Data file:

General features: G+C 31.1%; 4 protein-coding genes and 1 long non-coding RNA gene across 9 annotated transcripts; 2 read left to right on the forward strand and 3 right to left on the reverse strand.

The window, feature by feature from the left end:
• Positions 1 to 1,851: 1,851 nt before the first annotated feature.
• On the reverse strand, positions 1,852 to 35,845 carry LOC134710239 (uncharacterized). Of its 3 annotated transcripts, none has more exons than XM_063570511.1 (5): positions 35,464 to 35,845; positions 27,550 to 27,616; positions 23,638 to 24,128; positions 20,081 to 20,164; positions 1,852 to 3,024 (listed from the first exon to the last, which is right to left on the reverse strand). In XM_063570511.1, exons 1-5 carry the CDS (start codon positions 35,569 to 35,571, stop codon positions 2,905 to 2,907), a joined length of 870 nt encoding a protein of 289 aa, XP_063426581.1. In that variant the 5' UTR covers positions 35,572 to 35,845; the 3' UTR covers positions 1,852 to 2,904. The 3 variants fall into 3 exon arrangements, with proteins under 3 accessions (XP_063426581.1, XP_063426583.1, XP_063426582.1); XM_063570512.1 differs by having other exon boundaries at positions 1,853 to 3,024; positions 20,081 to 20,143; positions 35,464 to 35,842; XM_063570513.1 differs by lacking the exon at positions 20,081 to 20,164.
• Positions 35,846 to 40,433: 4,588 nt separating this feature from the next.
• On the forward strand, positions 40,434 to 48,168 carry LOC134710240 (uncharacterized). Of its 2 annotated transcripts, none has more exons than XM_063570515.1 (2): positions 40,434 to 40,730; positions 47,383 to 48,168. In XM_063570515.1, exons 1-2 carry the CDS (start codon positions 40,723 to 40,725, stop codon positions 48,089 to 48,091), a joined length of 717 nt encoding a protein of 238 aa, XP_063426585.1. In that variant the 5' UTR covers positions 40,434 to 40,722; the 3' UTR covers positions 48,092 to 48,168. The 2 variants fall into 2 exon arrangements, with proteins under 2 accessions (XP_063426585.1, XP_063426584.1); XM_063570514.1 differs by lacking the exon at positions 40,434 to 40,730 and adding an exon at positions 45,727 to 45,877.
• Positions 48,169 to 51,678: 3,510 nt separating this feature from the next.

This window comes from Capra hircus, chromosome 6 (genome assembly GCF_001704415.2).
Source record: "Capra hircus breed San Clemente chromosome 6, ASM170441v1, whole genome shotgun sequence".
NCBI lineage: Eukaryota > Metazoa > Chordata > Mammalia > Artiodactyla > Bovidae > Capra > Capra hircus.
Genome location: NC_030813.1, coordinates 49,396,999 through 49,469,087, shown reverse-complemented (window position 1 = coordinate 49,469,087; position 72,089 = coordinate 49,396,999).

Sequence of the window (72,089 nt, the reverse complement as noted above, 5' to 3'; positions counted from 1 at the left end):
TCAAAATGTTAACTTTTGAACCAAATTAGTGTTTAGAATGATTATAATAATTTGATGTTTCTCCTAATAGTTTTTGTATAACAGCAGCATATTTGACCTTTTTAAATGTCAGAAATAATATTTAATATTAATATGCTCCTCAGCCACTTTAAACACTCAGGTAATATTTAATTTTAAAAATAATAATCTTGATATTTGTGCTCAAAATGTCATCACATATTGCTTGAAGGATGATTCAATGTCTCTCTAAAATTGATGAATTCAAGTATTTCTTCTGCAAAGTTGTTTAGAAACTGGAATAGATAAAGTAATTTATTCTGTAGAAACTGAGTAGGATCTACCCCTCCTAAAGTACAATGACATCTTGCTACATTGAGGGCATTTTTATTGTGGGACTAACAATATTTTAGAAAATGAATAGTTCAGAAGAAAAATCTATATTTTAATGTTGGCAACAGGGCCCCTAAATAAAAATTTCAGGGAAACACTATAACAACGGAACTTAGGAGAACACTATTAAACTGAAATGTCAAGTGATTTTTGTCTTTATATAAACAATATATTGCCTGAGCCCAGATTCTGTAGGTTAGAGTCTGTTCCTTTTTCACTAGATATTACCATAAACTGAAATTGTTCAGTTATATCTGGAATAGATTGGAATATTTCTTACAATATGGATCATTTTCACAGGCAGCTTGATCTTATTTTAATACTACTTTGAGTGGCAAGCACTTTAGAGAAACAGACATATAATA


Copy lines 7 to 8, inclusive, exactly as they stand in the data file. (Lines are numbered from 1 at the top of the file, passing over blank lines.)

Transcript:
• Positions 48,169 to 51,678: 3,510 nt separating this feature from the next.

This window comes from Capra hircus, chromosome 6 (genome assembly GCF_001704415.2).